Davies and Beaudin
by ROBERT A. DAVIES
The poet is saying his poem,
has opened his picture gallery.
One is crawling into a cave
the floor covered in cigarette butts
dried shit and blood
where something horrible took place
is still taking place.
From the two eyes of the cave
one makes out carvings on the walls
pictures drawn by a child
over the years,
without the pictures unbearable.
One looks for the entrance to make an exit
but there is no leaving.
One is wrong from now on,
there is no pleasing except
by begging for punishment
by those one most loves,
living a nightmare
an empty plate, cigarette burns, The Cutting
screams still echoing.
Time for the poet to put on
his smile, his stetson.
Time also for one to leave.
Ethan’s View of Things
by ROBERT A. DAVIES
Worse than drunken Mr. Foss
back from the Oxford Grille
Ethan totters down the street.
He keeps his cane for home.
Last time he took it he got looks,
pity from brazen neighbors.
He’d rather fall if it came to that.
He repeats, “And another thing I hate
is the smiles I get from perfect strangers.”
His list of things he puts up with is long.
He grumbles to himself as he walks.
Nor does he end there.
Cell phones internet and pods:
we’re going to hell in a handbasket.
There’s no reason to adjust.
That’s the word that gets him going.
Ethan Considers His Youth
by ROBERT A. DAVIES
You read about the West
New and Old that low sky
lone rangers laconic
their feelings hidden even to themselves.
But here in New England
the place where I’m from
the sky hovers over hills
spaces are small
little room for talk.
“Wild” means out of control.
A meal means only
Eat your meat and potatoes!
Effusive talk forbidden.
Summer camps had Nature Lodges
where most of my friends kept lists
Howe, Wheelwright, Walker
Wood and Green:
how little they talked and when they did
they spoke of things.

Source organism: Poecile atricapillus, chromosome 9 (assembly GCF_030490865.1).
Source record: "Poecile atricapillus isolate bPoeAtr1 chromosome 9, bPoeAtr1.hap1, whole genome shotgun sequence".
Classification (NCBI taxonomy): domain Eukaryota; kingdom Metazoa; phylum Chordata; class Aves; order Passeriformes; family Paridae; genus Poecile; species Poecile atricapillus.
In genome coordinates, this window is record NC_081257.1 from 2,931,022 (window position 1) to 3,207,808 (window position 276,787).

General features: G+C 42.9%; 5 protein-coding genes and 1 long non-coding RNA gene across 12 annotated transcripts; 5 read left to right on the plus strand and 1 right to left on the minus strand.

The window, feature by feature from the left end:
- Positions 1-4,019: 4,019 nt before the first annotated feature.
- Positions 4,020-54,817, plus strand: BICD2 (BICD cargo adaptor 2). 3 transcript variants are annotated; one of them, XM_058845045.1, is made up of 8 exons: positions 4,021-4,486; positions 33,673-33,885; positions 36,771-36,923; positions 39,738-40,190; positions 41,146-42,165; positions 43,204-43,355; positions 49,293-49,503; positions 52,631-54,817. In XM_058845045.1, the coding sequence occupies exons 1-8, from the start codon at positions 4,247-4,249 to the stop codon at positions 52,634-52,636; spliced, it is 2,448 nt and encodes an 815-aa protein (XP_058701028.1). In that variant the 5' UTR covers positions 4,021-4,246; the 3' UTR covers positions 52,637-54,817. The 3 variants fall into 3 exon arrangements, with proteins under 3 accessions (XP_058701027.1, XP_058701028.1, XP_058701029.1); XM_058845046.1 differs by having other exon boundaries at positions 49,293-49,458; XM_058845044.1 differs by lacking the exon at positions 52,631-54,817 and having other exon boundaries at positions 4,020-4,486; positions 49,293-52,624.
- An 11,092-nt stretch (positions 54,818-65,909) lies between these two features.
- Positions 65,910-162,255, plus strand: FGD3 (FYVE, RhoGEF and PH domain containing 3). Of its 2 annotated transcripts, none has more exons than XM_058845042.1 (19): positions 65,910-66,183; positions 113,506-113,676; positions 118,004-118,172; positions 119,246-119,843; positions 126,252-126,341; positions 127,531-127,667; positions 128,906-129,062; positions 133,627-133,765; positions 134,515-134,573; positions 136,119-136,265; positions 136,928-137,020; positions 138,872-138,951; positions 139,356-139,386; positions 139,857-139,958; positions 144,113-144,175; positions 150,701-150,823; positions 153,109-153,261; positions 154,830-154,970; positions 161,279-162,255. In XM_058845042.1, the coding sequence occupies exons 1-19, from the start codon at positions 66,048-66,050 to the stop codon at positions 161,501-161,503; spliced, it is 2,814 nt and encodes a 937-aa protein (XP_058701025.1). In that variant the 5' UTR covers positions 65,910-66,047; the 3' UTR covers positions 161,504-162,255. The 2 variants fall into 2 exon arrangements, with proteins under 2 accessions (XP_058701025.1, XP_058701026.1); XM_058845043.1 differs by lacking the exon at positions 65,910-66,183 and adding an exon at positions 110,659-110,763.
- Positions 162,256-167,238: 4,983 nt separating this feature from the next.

So many hot to name
birds plants trees
all the stars in the heavens.
Robert A. Davies lives in Portland, Oregon. He can be reached at firstname.lastname@example.org.
[Editor’s Note: The tradition continues! Past Birthday Poems can be found here: http://crowvoice.com/2013/04/16/birthday-poems-pre-2013/]
Birthday Poem, 2013
by MARC BEAUDIN
The morning snow
becomes steam rising from the road
into the Lamar Valley
where I slow for crossing bison,
elk and pronghorn antelope
Rippling sheets of juncos
and ribbons of mountain bluebirds
decorate the grey air
as I park and hike above Slough Creek –
carry a buffalo skull
to the top of a Precambrian outcropping,
place it facing West and
burn sage collected on the way up
I’m answered by a pair of flickers
chasing a red tail into the spruce
rising above me
a bowl-sized indentation
in the lichen-spackled rock
holds just melted snow
like a font of holy water
so, like some fool pilgrim,
I lie flat on my chest
I’m answered by chorusing wolves
from somewhere across the creek
Back at my camp,
the fire’s heat is swallowed by icy air
before reaching me
so I retreat to my sleeping bag
and dance these words into my journal
I’m answered by the staccato song of snow
tapping on the skin of my tent
throughout a night too cold for sleep
or dreams of anything
Marc Beaudin is the poetry editor of CounterPunch. His website is CrowVoice.com.
Editorial Note: (Please Read Closely Before Submitting)
Poets Basement is now on Facebook. Find us as http://www.facebook.com/poets.basement.
To submit to Poets Basement, send an e-mail to CounterPunch’s poetry editor, Marc Beaudin at email@example.com with your name, the titles being submitted, and your website url or e-mail address (if you’d like this to appear with your work). Also indicate whether or not your poems have been previously published and where. For translations, include poem in original language and documentation of granted reprint/translation rights. Attach up to 5 poems and a short bio, written in 3rd person, as a single Word Document (.doc or .rtf attachments only; no .docx – use “Save As” to change docx or odt files to “.doc”). Expect a response within two months (occasionally longer during periods of heavy submissions).
Poems accepted for online publication will be considered for possible inclusion of an upcoming print anthology.
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